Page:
Sprint just can’t get enough variety when it comes wireless technology, spectrum and network equipment. The carrier’s history of banding together disparate, incompatible technologies is repeating itself barely six years after it merged with Nextel. Then it was iDEN and CDMA, now it’s WiMAX and LTE.
Today the company announced plans for an aggressive LTE network build that will bring a new 4G service to its customers in some initial markets next year and nationwide by 2013.
Sprint is late to the LTE party, but it’s jumping in head first as it tries to play catch up with the likes of AT&T and Verizon. The carrier committed itself to WiMAX more than five years ago and ever since then has been forging a completely different path from its competitors — standing all alone as the determined, if not stubborn, LTE holdout.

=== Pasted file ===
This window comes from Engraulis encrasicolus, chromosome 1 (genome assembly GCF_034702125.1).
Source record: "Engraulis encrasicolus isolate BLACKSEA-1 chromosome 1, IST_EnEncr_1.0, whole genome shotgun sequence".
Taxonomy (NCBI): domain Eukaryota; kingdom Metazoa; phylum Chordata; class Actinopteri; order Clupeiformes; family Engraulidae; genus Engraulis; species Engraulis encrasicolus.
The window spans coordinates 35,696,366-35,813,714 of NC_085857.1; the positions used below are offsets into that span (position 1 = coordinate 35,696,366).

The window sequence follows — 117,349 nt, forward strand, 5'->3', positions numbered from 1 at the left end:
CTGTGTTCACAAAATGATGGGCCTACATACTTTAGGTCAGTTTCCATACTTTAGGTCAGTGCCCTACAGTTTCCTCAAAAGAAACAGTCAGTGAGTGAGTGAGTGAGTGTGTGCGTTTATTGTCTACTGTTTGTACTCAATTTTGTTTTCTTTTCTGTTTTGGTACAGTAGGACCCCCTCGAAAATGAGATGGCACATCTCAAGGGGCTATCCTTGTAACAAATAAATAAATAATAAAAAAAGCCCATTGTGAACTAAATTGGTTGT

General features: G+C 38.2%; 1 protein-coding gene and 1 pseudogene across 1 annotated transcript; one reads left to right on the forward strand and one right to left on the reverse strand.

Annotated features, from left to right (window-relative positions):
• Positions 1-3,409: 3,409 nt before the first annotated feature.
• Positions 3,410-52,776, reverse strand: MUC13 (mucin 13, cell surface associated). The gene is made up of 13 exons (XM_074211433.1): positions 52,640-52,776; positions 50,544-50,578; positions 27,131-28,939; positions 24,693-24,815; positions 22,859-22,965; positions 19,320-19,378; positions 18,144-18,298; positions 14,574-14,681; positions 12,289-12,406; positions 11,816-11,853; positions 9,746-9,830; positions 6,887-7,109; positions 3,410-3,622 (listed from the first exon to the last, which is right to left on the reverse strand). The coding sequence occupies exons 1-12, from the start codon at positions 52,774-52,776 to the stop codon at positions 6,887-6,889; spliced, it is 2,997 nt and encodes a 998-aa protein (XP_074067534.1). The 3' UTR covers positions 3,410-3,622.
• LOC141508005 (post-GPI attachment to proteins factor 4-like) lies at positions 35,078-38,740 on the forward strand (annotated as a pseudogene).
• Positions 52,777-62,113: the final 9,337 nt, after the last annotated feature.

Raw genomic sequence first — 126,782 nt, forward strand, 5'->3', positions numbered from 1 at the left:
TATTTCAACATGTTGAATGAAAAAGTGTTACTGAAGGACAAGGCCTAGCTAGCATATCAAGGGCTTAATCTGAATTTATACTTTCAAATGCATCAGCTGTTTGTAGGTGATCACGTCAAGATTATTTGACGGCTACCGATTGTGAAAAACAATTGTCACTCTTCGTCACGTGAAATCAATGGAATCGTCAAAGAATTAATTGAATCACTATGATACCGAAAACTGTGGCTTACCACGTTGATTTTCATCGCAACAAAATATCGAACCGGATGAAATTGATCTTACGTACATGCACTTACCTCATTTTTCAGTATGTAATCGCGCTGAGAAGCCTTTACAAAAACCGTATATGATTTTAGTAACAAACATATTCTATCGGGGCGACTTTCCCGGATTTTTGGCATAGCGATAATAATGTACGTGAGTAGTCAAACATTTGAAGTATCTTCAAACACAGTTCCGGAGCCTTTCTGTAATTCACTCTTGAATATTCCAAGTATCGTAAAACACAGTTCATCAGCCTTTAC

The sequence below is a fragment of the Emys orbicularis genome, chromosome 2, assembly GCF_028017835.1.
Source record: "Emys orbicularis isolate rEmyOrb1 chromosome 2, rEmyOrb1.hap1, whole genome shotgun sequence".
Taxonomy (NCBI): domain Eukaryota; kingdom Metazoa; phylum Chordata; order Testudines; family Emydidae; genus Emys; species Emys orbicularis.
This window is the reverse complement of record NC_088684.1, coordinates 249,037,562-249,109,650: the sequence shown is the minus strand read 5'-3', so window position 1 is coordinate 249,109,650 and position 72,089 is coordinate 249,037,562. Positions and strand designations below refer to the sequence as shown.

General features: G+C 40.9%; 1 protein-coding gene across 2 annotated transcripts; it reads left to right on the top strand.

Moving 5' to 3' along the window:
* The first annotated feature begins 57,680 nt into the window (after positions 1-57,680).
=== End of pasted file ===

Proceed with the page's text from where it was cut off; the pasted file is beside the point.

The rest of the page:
By all measures, the long-suffering company is finally throwing in the towel on its complex and sordid relationship with WiMAX and Clearwire. But it will come at another heavy cost, especially considering Sprint owns 54% of Clearwire.
Sprint’s LTE network will be deployed on 800 and 1900 MHz spectrum owned by Sprint, but it also has contingency plans to use some bandwidth in the 1600 MHz band hosted by LightSquared and wholesale 2500 MHz from Clearwire as a last option. LightSquared has pledged as much as 50 percent of its capacity to Sprint, but the new wholesale provider is still waiting for approval from the Federal Communications Commission. Nonetheless, Sprint vowed to release at least 15 LTE-compatible devices next year and cover a population of 250 million people in the United States in 2013.
Sprint will stop selling WiMAX devices by 2013 and said it will continue to support its WiMAX customers, but it’s making no promises beyond that.